its starting position to which the mass jumps. Calculate and record the maximum change in
potential energy of the mass. Repeat a few times to get a reliable
measurement of the maximum height.
- Compare the work done to compress the plunger spring to the maximum change in potential
energy of the mass.
- Was some energy "lost" in the process? If so, where did it go? Elaborate!
In this experiment you will lift one end of the track. You will then
measure the conversion of gravitational potential energy into kinetic energy.
- Lift the end of the track with the motion sensor and place the feet on
the metal block.
- Place the cart near the motion sensor and let it accelerate towards the bumper. You will
measure the cart's speed when it is between 0.2 m and 0.7 m from the motion sensor.
- In Capstone, drag two graphs, one for position versus time and one for
velocity versus time onto the main display.
- Click "Recording Conditions" below the main display.
Choose Start Condition, Measurement Based, Position, is above 0.2 m.
- Choose Stop Condition, Measurement Based, Position, is above 0.7 m.
- Start taking data. Let the cart accelerate. Determine its
speed when it is at 0.2 m and when it is at 0.7 m from the motion sensor.
- Measure the difference in the height of the track at positions 0.5 m apart.
(Attach your calculations)
- Compare the change in the gravitational potential energy of the cart to
the change in its kinetic energy when its distance from the motion sensor
changes from 0.2 m to 0.7 m. Attach your calculations. Discuss your number.
- Can you jump keeping your legs completely straight? Does the amount of bending of your legs have any
relation to how far up you can jump? Try this out and describe your results.
- From a physics point of view, why does bending your legs help you jump?
Is energy stored in your legs when bent? How do you know?
Use an on-line simulation from the University of Colorado PhET
group to track mechanical energy in a skate park.
Link to the simulation:
- You can build tracks, ramps and jumps and view graphs of
kinetic energy, potential energy and friction as the skater moves.
- You can also take the skater to different planets or into free space.
(a) Explore the interface!
- You can resize the windows.
- You can Pause the simulation and then put the Skater anywhere.
Return Skater returns the Skater to this spot
and you can rerun the scenario.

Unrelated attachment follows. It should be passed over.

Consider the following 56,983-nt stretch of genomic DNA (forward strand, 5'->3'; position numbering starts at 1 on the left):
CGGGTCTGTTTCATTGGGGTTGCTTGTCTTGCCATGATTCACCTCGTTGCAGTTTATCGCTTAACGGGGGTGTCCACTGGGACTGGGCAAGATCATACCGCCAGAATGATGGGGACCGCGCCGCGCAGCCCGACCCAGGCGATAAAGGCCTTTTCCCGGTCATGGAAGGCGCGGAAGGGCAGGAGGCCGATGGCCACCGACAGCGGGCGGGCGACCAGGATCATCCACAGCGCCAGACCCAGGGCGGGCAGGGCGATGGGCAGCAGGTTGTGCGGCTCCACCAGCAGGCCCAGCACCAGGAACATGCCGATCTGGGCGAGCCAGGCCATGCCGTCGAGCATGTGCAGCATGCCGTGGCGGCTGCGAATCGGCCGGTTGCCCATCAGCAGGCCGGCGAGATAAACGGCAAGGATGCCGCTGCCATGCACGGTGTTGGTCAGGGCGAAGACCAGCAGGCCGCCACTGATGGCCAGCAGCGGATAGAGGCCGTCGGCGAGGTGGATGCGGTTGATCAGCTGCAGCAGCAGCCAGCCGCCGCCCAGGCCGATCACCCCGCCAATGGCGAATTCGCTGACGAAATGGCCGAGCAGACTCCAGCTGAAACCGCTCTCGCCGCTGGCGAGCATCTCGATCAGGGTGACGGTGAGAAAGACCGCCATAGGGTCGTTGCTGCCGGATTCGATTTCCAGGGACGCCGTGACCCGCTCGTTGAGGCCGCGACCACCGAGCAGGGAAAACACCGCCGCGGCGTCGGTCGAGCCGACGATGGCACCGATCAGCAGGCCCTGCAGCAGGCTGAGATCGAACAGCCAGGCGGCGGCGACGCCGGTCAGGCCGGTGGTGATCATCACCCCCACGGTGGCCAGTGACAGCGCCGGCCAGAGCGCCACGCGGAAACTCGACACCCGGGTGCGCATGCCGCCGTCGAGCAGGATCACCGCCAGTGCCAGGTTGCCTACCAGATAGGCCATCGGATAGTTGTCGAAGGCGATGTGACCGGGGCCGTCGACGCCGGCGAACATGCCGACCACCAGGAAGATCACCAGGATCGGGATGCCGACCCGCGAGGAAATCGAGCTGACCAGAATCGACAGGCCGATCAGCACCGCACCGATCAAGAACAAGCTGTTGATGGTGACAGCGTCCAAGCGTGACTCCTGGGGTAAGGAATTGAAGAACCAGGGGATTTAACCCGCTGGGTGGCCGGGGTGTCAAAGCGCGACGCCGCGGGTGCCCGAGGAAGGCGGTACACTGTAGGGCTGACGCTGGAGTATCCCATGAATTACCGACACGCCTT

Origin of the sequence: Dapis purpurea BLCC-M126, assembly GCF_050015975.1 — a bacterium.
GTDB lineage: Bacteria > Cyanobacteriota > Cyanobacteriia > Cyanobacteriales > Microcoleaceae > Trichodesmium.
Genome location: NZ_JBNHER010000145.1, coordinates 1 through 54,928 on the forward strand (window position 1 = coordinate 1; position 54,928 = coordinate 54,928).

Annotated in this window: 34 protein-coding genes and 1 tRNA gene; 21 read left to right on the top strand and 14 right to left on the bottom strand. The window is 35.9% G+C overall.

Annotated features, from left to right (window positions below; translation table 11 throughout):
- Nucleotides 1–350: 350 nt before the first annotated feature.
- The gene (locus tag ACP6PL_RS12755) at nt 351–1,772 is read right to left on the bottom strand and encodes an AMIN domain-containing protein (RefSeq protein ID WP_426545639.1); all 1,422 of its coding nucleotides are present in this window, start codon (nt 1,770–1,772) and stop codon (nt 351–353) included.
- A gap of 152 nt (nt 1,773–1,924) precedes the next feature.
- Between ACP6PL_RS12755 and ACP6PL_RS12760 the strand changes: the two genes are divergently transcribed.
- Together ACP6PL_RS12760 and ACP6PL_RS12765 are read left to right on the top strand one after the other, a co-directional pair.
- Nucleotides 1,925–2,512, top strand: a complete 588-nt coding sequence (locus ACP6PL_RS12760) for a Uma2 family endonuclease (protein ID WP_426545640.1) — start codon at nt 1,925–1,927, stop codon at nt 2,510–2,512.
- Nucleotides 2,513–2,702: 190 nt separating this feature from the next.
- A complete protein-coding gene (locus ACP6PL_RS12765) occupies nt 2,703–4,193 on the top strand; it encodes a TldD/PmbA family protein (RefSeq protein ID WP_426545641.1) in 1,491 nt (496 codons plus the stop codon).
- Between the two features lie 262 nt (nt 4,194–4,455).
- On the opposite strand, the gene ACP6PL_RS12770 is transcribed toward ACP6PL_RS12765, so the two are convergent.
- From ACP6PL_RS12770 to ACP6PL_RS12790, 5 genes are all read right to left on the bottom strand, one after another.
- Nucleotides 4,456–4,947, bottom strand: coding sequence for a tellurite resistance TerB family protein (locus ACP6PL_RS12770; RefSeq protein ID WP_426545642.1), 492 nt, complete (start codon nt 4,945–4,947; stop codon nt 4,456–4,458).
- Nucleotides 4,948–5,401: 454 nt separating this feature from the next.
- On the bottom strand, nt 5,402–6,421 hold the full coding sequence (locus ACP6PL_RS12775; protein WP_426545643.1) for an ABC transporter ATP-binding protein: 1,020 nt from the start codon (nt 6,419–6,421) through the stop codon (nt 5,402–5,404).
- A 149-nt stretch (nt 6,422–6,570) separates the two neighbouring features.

- You can use the Save feature in the File
menu to save a track and Skater position.
- The Energy Position Graph has a few subtle features. It erases as the
simulation plays, but you can Pause the simulation and the graph will
- The Copy button will let you freeze the graph to compare
different scenarios, but it cannot be saved as a file. If you Zoom,
the graph clears; you can make a new graph by rerunning your scenario.
- If you use the Show Path feature, you can click on the purple dots and show
quantitative information. Height refers to height from the Potential Energy
Reference line. Click again to hide.
- Step is a good way to incrementally analyze the motion. Use
the step button in the large window and in the Energy Time window.
- When the Skater lands on the track, some of the kinetic energy will be
dissipated and the skater will subsequently move along the track.
(b) As a group, design your own
frictionless track. You session instructor will give you some design
guidelines that you should follow.
- Design a track that is fun, challenging and relatively safe.
- Use the Energy Graphs to track the Skater's mechanical energy. Decide which graphs or charts best help you understand what makes your track
- Explain why your track is successful in terms of conservation of mechanical
energy. Refer to Charts or Graphs to help explain your reasoning.
- Using conservation of mechanical energy, explain what things need
to be considered when designing any successful track.
(c) Add friction to your track.
- Explain what changes in the simulation when you add friction. How
does the energy distribution change?
(d) Optional: Move the skater to a
different planet or to free outer space.
- Explain what changes in the simulation when move the skater.
Convert your log into a session report, certify with you signature that
you have actively participated, and hand it to your instructor.